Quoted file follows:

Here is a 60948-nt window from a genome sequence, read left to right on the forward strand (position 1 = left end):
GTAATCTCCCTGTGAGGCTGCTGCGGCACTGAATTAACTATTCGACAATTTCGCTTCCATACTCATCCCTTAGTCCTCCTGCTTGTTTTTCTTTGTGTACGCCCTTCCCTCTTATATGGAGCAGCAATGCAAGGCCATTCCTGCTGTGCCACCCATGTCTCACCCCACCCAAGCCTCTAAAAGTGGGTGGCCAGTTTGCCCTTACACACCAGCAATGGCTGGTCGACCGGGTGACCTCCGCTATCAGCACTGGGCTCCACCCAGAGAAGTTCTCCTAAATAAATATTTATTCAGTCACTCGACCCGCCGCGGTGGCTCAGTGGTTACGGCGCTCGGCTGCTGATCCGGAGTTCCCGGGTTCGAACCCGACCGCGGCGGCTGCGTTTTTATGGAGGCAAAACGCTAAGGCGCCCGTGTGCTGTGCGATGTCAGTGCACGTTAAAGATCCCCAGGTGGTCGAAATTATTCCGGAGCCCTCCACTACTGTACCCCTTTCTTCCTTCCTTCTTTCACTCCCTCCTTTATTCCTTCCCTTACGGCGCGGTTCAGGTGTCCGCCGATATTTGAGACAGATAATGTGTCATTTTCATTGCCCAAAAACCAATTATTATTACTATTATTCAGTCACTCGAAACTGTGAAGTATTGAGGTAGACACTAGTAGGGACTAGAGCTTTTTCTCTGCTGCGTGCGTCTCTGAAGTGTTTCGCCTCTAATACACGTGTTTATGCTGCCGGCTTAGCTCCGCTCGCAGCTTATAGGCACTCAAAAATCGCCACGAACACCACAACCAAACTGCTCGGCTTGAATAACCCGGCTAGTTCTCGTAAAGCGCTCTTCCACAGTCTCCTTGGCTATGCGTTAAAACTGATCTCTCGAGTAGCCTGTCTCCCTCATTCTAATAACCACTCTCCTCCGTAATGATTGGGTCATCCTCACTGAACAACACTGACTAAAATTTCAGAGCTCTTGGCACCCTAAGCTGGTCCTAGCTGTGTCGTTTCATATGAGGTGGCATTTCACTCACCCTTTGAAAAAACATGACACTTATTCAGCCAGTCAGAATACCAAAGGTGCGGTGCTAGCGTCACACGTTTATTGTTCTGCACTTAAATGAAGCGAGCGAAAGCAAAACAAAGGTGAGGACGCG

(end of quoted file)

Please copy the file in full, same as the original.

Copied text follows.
Here is a 60948-nt window from a genome sequence, read left to right on the forward strand (position 1 = left end):
GTAATCTCCCTGTGAGGCTGCTGCGGCACTGAATTAACTATTCGACAATTTCGCTTCCATACTCATCCCTTAGTCCTCCTGCTTGTTTTTCTTTGTGTACGCCCTTCCCTCTTATATGGAGCAGCAATGCAAGGCCATTCCTGCTGTGCCACCCATGTCTCACCCCACCCAAGCCTCTAAAAGTGGGTGGCCAGTTTGCCCTTACACACCAGCAATGGCTGGTCGACCGGGTGACCTCCGCTATCAGCACTGGGCTCCACCCAGAGAAGTTCTCCTAAATAAATATTTATTCAGTCACTCGACCCGCCGCGGTGGCTCAGTGGTTACGGCGCTCGGCTGCTGATCCGGAGTTCCCGGGTTCGAACCCGACCGCGGCGGCTGCGTTTTTATGGAGGCAAAACGCTAAGGCGCCCGTGTGCTGTGCGATGTCAGTGCACGTTAAAGATCCCCAGGTGGTCGAAATTATTCCGGAGCCCTCCACTACTGTACCCCTTTCTTCCTTCCTTCTTTCACTCCCTCCTTTATTCCTTCCCTTACGGCGCGGTTCAGGTGTCCGCCGATATTTGAGACAGATAATGTGTCATTTTCATTGCCCAAAAACCAATTATTATTACTATTATTCAGTCACTCGAAACTGTGAAGTATTGAGGTAGACACTAGTAGGGACTAGAGCTTTTTCTCTGCTGCGTGCGTCTCTGAAGTGTTTCGCCTCTAATACACGTGTTTATGCTGCCGGCTTAGCTCCGCTCGCAGCTTATAGGCACTCAAAAATCGCCACGAACACCACAACCAAACTGCTCGGCTTGAATAACCCGGCTAGTTCTCGTAAAGCGCTCTTCCACAGTCTCCTTGGCTATGCGTTAAAACTGATCTCTCGAGTAGCCTGTCTCCCTCATTCTAATAACCACTCTCCTCCGTAATGATTGGGTCATCCTCACTGAACAACACTGACTAAAATTTCAGAGCTCTTGGCACCCTAAGCTGGTCCTAGCTGTGTCGTTTCATATGAGGTGGCATTTCACTCACCCTTTGAAAAAACATGACACTTATTCAGCCAGTCAGAATACCAAAGGTGCGGTGCTAGCGTCACACGTTTATTGTTCTGCACTTAAATGAAGCGAGCGAAAGCAAAACAAAGGTGAGGACGCG